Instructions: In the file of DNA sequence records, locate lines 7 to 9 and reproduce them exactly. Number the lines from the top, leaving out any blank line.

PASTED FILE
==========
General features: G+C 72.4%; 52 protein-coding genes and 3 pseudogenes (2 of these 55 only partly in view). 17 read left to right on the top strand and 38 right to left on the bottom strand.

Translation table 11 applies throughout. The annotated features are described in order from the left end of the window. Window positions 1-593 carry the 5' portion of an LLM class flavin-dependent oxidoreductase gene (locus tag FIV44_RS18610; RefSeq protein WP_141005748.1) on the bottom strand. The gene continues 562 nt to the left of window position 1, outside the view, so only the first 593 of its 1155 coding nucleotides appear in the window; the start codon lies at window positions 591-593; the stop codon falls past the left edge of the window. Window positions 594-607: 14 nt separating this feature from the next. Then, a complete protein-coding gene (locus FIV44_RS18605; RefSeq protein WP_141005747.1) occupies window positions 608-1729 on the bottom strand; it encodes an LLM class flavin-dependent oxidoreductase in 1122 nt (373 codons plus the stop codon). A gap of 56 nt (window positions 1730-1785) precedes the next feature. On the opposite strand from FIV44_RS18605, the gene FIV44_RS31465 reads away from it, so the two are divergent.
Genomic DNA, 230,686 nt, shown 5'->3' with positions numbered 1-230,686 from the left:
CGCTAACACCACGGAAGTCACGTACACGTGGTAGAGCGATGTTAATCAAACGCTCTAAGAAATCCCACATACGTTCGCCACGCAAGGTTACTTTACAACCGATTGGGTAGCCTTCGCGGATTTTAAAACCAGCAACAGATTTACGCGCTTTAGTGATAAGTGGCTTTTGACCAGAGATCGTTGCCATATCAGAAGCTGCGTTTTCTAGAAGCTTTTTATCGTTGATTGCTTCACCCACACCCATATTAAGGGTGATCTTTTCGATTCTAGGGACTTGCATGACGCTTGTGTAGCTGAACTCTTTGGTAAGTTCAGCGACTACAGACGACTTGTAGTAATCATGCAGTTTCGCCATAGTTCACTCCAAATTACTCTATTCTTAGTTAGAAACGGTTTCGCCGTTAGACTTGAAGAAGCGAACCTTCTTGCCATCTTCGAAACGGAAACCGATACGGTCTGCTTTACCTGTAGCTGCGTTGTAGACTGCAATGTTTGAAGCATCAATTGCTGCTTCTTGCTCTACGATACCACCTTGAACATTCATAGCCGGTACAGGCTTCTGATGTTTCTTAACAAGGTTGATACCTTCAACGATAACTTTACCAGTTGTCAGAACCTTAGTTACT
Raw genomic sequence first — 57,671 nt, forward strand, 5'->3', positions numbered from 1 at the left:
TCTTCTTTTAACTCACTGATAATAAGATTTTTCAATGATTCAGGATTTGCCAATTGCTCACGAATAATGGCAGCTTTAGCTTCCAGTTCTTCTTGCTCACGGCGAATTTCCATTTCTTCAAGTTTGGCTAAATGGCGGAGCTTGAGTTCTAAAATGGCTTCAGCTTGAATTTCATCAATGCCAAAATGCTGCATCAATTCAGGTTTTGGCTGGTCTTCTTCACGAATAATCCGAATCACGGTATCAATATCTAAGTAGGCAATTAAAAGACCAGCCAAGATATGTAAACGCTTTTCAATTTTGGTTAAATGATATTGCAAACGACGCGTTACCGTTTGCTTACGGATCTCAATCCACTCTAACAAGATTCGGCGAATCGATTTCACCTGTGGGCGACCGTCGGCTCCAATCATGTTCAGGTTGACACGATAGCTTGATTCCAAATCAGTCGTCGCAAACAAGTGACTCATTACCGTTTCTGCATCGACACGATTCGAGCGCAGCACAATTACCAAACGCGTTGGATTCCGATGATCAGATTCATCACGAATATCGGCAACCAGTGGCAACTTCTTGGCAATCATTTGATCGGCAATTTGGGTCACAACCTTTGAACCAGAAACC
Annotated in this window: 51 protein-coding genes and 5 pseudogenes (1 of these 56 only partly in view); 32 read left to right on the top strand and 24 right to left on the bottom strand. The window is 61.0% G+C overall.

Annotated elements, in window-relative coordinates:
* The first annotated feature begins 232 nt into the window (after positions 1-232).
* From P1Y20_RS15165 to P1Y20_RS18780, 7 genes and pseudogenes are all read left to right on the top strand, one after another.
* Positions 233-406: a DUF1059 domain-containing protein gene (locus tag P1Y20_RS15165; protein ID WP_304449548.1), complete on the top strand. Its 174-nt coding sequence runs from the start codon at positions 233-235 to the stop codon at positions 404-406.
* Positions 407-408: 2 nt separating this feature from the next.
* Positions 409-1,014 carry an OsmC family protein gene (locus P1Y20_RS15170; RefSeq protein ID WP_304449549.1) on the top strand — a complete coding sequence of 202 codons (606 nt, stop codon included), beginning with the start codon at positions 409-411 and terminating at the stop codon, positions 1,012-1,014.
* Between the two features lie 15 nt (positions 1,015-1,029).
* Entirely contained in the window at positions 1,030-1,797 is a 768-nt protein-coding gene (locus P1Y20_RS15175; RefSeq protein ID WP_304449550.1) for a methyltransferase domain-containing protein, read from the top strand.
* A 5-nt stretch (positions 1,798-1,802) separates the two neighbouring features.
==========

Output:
Annotated in this window: 51 protein-coding genes and 5 pseudogenes (1 of these 56 only partly in view); 32 read left to right on the top strand and 24 right to left on the bottom strand. The window is 61.0% G+C overall.

Annotated elements, in window-relative coordinates:
* The first annotated feature begins 232 nt into the window (after positions 1-232).